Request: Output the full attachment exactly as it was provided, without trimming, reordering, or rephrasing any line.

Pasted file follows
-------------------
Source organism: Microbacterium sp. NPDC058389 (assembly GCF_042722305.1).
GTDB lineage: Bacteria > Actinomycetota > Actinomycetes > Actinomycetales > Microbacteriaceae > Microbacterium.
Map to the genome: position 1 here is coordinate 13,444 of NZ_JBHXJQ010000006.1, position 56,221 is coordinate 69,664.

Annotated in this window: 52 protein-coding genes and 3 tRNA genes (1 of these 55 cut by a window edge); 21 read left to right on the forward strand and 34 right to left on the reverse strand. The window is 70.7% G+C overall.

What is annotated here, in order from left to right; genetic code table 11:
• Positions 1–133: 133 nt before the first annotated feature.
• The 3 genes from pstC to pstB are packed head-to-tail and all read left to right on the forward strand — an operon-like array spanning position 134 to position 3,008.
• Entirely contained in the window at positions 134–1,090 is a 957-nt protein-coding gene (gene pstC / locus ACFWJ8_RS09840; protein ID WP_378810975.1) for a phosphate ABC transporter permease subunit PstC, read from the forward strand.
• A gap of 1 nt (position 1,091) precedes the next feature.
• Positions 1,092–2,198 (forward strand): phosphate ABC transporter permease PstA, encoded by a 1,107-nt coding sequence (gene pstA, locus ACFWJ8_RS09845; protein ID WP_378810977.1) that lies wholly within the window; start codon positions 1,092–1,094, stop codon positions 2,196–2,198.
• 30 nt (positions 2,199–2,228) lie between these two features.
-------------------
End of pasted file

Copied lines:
Source organism: Microbacterium sp. NPDC058389 (assembly GCF_042722305.1).
GTDB lineage: Bacteria > Actinomycetota > Actinomycetes > Actinomycetales > Microbacteriaceae > Microbacterium.
Map to the genome: position 1 here is coordinate 13,444 of NZ_JBHXJQ010000006.1, position 56,221 is coordinate 69,664.

Annotated in this window: 52 protein-coding genes and 3 tRNA genes (1 of these 55 cut by a window edge); 21 read left to right on the forward strand and 34 right to left on the reverse strand. The window is 70.7% G+C overall.

What is annotated here, in order from left to right; genetic code table 11:
• Positions 1–133: 133 nt before the first annotated feature.
• The 3 genes from pstC to pstB are packed head-to-tail and all read left to right on the forward strand — an operon-like array spanning position 134 to position 3,008.
• Entirely contained in the window at positions 134–1,090 is a 957-nt protein-coding gene (gene pstC / locus ACFWJ8_RS09840; protein ID WP_378810975.1) for a phosphate ABC transporter permease subunit PstC, read from the forward strand.
• A gap of 1 nt (position 1,091) precedes the next feature.
• Positions 1,092–2,198 (forward strand): phosphate ABC transporter permease PstA, encoded by a 1,107-nt coding sequence (gene pstA, locus ACFWJ8_RS09845; protein ID WP_378810977.1) that lies wholly within the window; start codon positions 1,092–1,094, stop codon positions 2,196–2,198.
• 30 nt (positions 2,199–2,228) lie between these two features.